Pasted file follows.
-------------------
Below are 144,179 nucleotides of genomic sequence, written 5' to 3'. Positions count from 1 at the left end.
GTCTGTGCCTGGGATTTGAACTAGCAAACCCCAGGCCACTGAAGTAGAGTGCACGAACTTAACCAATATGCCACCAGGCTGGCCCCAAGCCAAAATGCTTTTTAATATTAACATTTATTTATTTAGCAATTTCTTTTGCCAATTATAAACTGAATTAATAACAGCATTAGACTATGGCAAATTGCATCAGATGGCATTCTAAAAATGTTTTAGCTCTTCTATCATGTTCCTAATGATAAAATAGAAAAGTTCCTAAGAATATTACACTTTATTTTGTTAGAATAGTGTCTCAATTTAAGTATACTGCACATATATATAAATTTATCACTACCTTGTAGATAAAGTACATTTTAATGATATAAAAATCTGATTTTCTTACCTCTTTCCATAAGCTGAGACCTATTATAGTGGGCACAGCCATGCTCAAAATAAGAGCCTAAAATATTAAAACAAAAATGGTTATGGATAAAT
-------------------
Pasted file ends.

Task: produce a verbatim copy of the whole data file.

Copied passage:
Below are 144,179 nucleotides of genomic sequence, written 5' to 3'. Positions count from 1 at the left end.
GTCTGTGCCTGGGATTTGAACTAGCAAACCCCAGGCCACTGAAGTAGAGTGCACGAACTTAACCAATATGCCACCAGGCTGGCCCCAAGCCAAAATGCTTTTTAATATTAACATTTATTTATTTAGCAATTTCTTTTGCCAATTATAAACTGAATTAATAACAGCATTAGACTATGGCAAATTGCATCAGATGGCATTCTAAAAATGTTTTAGCTCTTCTATCATGTTCCTAATGATAAAATAGAAAAGTTCCTAAGAATATTACACTTTATTTTGTTAGAATAGTGTCTCAATTTAAGTATACTGCACATATATATAAATTTATCACTACCTTGTAGATAAAGTACATTTTAATGATATAAAAATCTGATTTTCTTACCTCTTTCCATAAGCTGAGACCTATTATAGTGGGCACAGCCATGCTCAAAATAAGAGCCTAAAATATTAAAACAAAAATGGTTATGGATAAAT